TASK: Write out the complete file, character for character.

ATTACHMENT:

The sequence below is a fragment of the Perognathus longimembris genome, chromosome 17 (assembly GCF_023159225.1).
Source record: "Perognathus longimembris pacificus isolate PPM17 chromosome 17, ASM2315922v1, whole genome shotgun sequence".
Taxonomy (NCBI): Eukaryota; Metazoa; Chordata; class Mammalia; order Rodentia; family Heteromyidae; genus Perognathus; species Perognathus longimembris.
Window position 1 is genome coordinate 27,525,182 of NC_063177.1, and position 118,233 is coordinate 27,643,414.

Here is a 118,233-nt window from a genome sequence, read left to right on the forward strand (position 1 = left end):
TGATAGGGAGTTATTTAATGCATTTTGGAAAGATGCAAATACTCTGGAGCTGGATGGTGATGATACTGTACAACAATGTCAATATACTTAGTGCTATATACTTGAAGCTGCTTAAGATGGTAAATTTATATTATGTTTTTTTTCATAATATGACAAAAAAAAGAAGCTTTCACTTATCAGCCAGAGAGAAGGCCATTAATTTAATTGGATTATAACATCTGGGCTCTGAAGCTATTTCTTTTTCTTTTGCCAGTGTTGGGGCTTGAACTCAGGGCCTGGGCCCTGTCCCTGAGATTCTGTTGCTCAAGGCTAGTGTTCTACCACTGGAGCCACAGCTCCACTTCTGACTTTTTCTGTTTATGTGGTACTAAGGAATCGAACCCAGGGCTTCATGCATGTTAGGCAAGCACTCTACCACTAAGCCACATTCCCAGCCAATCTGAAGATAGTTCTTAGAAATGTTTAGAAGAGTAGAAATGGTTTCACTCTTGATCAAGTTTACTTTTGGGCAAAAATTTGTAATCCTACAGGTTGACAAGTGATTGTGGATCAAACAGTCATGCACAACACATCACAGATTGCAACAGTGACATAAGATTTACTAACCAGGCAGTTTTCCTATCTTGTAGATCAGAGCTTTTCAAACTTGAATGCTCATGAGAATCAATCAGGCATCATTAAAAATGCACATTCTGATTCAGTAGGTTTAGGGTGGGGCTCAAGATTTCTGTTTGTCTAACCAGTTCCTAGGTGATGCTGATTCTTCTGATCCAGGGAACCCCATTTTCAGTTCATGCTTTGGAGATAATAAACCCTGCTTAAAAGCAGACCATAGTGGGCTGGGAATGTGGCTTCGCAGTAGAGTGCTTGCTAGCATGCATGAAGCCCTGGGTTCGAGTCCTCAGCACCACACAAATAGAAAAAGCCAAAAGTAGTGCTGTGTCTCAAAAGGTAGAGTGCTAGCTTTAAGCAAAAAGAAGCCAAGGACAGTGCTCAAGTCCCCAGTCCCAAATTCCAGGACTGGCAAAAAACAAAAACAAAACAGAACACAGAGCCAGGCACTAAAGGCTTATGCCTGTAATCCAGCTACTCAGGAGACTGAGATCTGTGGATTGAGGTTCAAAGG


The sequence below is a fragment of the Perognathus longimembris genome, chromosome 17 (assembly GCF_023159225.1).
Source record: "Perognathus longimembris pacificus isolate PPM17 chromosome 17, ASM2315922v1, whole genome shotgun sequence".
Taxonomy (NCBI): Eukaryota; Metazoa; Chordata; class Mammalia; order Rodentia; family Heteromyidae; genus Perognathus; species Perognathus longimembris.
Window position 1 is genome coordinate 27,525,182 of NC_063177.1, and position 118,233 is coordinate 27,643,414.

Here is a 118,233-nt window from a genome sequence, read left to right on the forward strand (position 1 = left end):
TGATAGGGAGTTATTTAATGCATTTTGGAAAGATGCAAATACTCTGGAGCTGGATGGTGATGATACTGTACAACAATGTCAATATACTTAGTGCTATATACTTGAAGCTGCTTAAGATGGTAAATTTATATTATGTTTTTTTTCATAATATGACAAAAAAAAGAAGCTTTCACTTATCAGCCAGAGAGAAGGCCATTAATTTAATTGGATTATAACATCTGGGCTCTGAAGCTATTTCTTTTTCTTTTGCCAGTGTTGGGGCTTGAACTCAGGGCCTGGGCCCTGTCCCTGAGATTCTGTTGCTCAAGGCTAGTGTTCTACCACTGGAGCCACAGCTCCACTTCTGACTTTTTCTGTTTATGTGGTACTAAGGAATCGAACCCAGGGCTTCATGCATGTTAGGCAAGCACTCTACCACTAAGCCACATTCCCAGCCAATCTGAAGATAGTTCTTAGAAATGTTTAGAAGAGTAGAAATGGTTTCACTCTTGATCAAGTTTACTTTTGGGCAAAAATTTGTAATCCTACAGGTTGACAAGTGATTGTGGATCAAACAGTCATGCACAACACATCACAGATTGCAACAGTGACATAAGATTTACTAACCAGGCAGTTTTCCTATCTTGTAGATCAGAGCTTTTCAAACTTGAATGCTCATGAGAATCAATCAGGCATCATTAAAAATGCACATTCTGATTCAGTAGGTTTAGGGTGGGGCTCAAGATTTCTGTTTGTCTAACCAGTTCCTAGGTGATGCTGATTCTTCTGATCCAGGGAACCCCATTTTCAGTTCATGCTTTGGAGATAATAAACCCTGCTTAAAAGCAGACCATAGTGGGCTGGGAATGTGGCTTCGCAGTAGAGTGCTTGCTAGCATGCATGAAGCCCTGGGTTCGAGTCCTCAGCACCACACAAATAGAAAAAGCCAAAAGTAGTGCTGTGTCTCAAAAGGTAGAGTGCTAGCTTTAAGCAAAAAGAAGCCAAGGACAGTGCTCAAGTCCCCAGTCCCAAATTCCAGGACTGGCAAAAAACAAAAACAAAACAGAACACAGAGCCAGGCACTAAAGGCTTATGCCTGTAATCCAGCTACTCAGGAGACTGAGATCTGTGGATTGAGGTTCAAAGG